Health and Safety Baseline Risk Assessment
Introduction to Baseline Risk Assessment
The purpose involved in conducting a baseline risk assessment or HIRA is to establish an appropriate risk profile or a set of profiles. It is used to prioritise an action program for the issue-based risk assessments.
The health and safety baseline risk assessment is therefore conducted to establish a benchmark of the type as well as the size of potential hazards in the workplace, which may have an impact on the entire organisation.
Baseline Risk Assessment Explained
A baseline risk assessment evaluates aspects such as noise, ventilation, temperature extremes, illumination, and other factors. It can also include an environmental impact study or an aspect register, with both processes centered at the heart of any ISO 14001 EMS.
The organisational level at which the outcome is expected can also determine whether a risk assessment is done per site, or on a holding level.
A thorough workplace risk assessment must provide a set of risk profiles, as mentioned, in addition to a clear description of the methodology, system, and terminology, amidst other components, which are used during the scoping exercise.
The risk assessment must also include anything that may be required to improve risk assessments in the future. When a baseline risk assessment is established, it requires the input of a variety of professionals, each expected to add value according to their expertise or their location.
However, it only works if every person involved provides input separately, with consideration given to attending the process in either a single workshop or multiple workshops.
All these considerations make the risk assessment crucial, however, it is not the final step to ensure health and safety in the workplace, it is only the beginning. The outcome of the baseline risk assessment must be used when additional, more in-depth risk assessments are carried out, such as Issue-Based Risk Assessments, which typically follow the baseline.
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Purpose and Considerations when carrying out a baseline HIRA
The aim of the risk assessment must be to identify the major and significant risks before they are subsequently prioritised accordingly. Depending on the outcome, the effectiveness of systems that are currently in place for risk control must be evaluated to identify whether they meet the requirements and standards.
Part of the HIRA risk assessment methodology is considering who may be at risk, by what, where, when, and why. This must be approached from a PEPMELF point of view:
- Legal and Liability
During this, those who may be at risk must be identified, this will include groups of people consisting not only of employees but also visitors, suppliers, contractors, subcontractors, and anyone else who may visit the premises regardless of the reason.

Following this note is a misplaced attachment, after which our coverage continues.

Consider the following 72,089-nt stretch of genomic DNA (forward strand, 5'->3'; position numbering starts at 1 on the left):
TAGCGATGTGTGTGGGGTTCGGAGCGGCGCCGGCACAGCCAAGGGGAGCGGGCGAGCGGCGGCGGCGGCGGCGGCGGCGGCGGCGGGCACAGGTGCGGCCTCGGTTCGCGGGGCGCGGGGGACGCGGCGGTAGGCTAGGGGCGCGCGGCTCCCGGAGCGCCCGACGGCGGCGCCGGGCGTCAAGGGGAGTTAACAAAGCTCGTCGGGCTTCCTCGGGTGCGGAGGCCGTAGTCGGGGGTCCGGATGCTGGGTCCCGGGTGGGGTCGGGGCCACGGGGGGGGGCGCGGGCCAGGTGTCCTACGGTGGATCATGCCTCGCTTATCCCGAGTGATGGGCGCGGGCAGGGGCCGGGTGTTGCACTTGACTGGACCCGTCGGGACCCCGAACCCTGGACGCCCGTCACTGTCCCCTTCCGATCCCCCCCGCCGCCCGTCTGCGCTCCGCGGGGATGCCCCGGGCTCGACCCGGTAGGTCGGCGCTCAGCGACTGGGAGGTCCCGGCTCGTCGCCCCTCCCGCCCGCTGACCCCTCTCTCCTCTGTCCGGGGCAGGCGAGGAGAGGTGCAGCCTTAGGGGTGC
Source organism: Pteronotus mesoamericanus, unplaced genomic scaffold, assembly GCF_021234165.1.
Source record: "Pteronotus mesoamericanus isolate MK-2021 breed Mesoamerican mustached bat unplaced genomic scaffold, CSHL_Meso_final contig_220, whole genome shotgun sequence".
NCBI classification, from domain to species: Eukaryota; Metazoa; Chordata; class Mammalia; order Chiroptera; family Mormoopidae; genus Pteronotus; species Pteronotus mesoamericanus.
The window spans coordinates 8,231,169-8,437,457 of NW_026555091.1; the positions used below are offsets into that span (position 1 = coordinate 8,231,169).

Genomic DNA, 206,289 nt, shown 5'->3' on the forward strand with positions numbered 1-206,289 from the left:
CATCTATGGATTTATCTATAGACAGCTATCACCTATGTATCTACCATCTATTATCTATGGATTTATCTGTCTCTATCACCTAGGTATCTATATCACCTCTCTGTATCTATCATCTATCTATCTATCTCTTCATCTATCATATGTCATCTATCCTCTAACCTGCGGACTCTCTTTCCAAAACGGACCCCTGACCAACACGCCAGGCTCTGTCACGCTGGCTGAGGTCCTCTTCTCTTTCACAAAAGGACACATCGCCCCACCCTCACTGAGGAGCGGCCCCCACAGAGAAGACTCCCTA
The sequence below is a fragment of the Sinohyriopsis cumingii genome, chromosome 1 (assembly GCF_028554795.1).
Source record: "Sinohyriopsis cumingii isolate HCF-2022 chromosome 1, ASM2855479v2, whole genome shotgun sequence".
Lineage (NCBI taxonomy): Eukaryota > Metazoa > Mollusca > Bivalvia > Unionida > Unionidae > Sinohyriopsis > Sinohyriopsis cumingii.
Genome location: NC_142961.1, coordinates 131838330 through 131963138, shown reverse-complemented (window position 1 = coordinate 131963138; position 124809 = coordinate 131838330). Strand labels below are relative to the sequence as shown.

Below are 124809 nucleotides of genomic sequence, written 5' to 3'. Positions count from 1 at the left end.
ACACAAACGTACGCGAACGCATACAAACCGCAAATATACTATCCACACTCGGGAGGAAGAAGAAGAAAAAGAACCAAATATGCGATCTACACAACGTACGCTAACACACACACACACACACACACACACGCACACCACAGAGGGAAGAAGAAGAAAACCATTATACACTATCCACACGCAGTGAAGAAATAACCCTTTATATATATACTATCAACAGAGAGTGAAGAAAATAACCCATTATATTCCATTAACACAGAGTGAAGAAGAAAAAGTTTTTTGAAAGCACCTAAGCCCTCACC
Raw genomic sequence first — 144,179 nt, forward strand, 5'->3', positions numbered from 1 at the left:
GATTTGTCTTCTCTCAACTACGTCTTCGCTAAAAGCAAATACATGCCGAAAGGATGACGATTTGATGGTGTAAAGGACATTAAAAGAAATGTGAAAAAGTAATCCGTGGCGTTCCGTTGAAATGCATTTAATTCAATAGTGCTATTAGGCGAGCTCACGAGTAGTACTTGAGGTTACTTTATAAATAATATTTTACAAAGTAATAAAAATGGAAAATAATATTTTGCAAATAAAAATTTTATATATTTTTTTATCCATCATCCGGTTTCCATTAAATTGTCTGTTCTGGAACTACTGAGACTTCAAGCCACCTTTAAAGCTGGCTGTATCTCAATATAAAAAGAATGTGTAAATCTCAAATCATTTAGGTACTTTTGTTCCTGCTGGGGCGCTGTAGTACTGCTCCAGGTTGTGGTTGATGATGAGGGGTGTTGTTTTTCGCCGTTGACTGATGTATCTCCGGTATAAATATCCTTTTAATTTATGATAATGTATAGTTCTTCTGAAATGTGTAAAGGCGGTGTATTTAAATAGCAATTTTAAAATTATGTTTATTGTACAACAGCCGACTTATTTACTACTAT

This involves all equipment on the premises that could potentially be the cause of danger towards employees and any other persons who may enter the workplace.
This involves the workflow of activities and operations. Considerations must be given towards whether processes are efficient as they are, whether there are improvements that can be made, or whether processes can be simplified to streamline them and to simultaneously increase safety.
This considers whether employees are aware of what is expected of them when they carry out specific tasks. Do employees carry out the task as described in the procedure, or are they displaying risky behavior or taking shortcuts.
It also includes whether employees know what to do when an emergency occurs.
This involves evaluating material that may cause an incident or increase the possibility of an incident.
This consideration is associated with the impact on the environment, whether spills could have a devastating impact on the environment, whether tall grass or trees contribute to the spread of a fire, and so on.
This will require an in-depth examination of the impact that activities have on the immediate environment and the factors in the environment itself that may contribute or lead to incidents and accidents.
Legal and Liability
This is associated with existing legislation and whether it dictates specific preventative measures and whether the legislation can be expected to be ratified, and what the consequences will be if the organisation and employer are non-compliant.
This involves the costs of certain measures, whether there are alternatives or whether additional steps can be considered that would prevent having to spend money.
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Through the assistance and support in the health and safety program of the subscriber, SafetyWallet helps subscribers with the health and safety risk assessments that must be conducted to ensure that subscribers are compliant in providing a healthy and safe working environment.
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Keeping your workplace legally Health and Safety Compliant may seem like a daunting task. At MAKROSAFE, we have an experienced team of OHS experts available to assist in keeping your company Health and Safety Compliant according to South African Occupational Health and Safety Act 85 of 1993 and Regulations.
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